I wonder if you are still here. I wonder if you are hiding behind a haystack, trying to catch me by surprise and throw a bunch of reeds over my head.
I hope you still think of the times we used to set the traps for the rats, to stop them nesting and infesting the place, ruining the crops we had worked so hard to harvest that year. I don’t have your way with cats, and they don’t hunt rats like they did when you were here.
I look at that old building, early in the mornings, and I still get the urge to go back into the house and tell you to wake up. You used to annoy me so much!
I still think of how proud you looked when you rode the plough to the fields the first time. Your face told a million stories. You were so happy.
So was I.
And the winters. How you hated the ice. Sometimes you got through the winter more through your stubbornness than the sharpness of that battered old plough you kept repairing.
“If it breaks, that means it can be fixed!” you used to say. How young you were! The smith misses you. He never mended a plough so often in his life–and no one else would have the scythe as sharp as you. Even after the old wizard taught you that cantrip to keep it sharp, you insisted there was “nothing like a good old stone to keep steel sharp enough to chop off a cow’s head”. We never had to try that, though it sure helped when that sorry gang of goblins raided us. I had no idea you could handle yourself so well.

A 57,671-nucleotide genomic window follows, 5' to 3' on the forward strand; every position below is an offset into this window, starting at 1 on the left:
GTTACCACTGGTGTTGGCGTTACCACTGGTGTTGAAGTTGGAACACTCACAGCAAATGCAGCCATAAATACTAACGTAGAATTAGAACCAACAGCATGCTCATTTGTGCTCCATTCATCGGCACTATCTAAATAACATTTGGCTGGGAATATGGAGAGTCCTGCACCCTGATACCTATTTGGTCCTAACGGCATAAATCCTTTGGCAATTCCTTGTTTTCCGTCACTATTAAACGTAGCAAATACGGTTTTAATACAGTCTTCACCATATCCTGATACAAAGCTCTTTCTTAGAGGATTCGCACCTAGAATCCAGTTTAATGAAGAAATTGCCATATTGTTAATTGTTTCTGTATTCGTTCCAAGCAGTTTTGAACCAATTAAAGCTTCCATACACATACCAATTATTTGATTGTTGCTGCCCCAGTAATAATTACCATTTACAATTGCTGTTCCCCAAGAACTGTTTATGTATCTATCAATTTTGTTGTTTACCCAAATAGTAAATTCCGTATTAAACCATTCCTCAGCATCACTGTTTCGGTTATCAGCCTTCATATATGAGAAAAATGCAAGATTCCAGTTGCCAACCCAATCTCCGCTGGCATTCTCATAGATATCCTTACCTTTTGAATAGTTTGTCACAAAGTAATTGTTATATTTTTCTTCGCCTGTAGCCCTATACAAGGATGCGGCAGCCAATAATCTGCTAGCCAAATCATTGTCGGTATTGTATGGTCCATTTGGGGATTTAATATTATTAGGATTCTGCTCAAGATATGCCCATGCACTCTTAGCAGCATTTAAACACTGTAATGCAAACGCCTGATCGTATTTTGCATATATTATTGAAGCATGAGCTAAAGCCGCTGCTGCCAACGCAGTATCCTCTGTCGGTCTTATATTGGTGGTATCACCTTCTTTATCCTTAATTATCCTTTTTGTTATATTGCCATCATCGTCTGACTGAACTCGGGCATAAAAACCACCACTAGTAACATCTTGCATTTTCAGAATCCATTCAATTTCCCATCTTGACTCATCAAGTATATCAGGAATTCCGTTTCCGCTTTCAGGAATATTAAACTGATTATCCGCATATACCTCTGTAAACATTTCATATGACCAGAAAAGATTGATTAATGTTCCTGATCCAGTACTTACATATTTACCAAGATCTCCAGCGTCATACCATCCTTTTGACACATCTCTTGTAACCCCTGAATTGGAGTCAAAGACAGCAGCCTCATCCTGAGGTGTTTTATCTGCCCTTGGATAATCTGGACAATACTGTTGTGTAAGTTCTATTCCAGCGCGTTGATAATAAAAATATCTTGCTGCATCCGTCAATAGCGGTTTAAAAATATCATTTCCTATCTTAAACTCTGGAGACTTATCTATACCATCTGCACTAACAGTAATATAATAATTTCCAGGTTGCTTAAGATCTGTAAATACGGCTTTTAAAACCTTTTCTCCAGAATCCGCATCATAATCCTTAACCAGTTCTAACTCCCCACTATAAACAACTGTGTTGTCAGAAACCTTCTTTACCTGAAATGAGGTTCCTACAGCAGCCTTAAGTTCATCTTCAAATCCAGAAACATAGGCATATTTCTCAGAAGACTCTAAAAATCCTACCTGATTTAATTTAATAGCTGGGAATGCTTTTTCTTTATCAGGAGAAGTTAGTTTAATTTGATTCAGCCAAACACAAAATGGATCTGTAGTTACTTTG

And how you handled that old horse. How you convinced it to keep going when any other horse would have stopped in its tracks and refused to go on.
Of course I didn’t know a lot of things about you at the time.
I didn’t know about your adventures, when you said you were with friends. The horror in your mother’s face when we found you with Tommy. I guess the fact that he wasn’t human never even entered your head. Why would it?
Me, shouting . The fear of what the village would say if they knew! Your tears and your temper, your growing frustration when things went wrong. Sometimes I was scared you meant what you said. I was never sure. I know now I didn’t mean what I said, though I felt like I did when I said it.
You meant what you said, though.
Would you still be here if we had accepted you? Would you still be here if I hadn’t said those terrible things? Probably. Hindsight is your cleverest friend, but he’s never there on time.
Now you’ve gone. Or, rather, you’ve been taken away, even if it was by your own hand. Though it feels like it was by mine.
I tried to hate Tommy, you know. I told myself that if he hadn’t been there you’d still be with us. If we hadn’t found you two together your mother would still be able to leave the house. She hasn’t done that for nearly a year.
I haven’t repaired the barn since then, either. I barely go in anymore. I’m scared you won’t be there when I open the doors and look inside. So I don’t. I don’t because he’s gone now, too. He couldn’t live without you around the village, so now he’s gone, training to become a paladin. You’d be proud of him, son. You probably are anyway.
The plough is broken now, you know. No one can fix it. The smith refuses to try. “No one can use it like your son could. What’s the point, old man?” he says. I think he knows what the point is.
Your scythe has gone blunt. The stone won’t sharpen it, no matter how much I try. The old wizard’s spells don’t work either. I guess its life is over. Like yours.
But I can’t throw it away. I guess that’s why I don’t go in the barn anymore.
Incoming search terms:
- cantrip magazine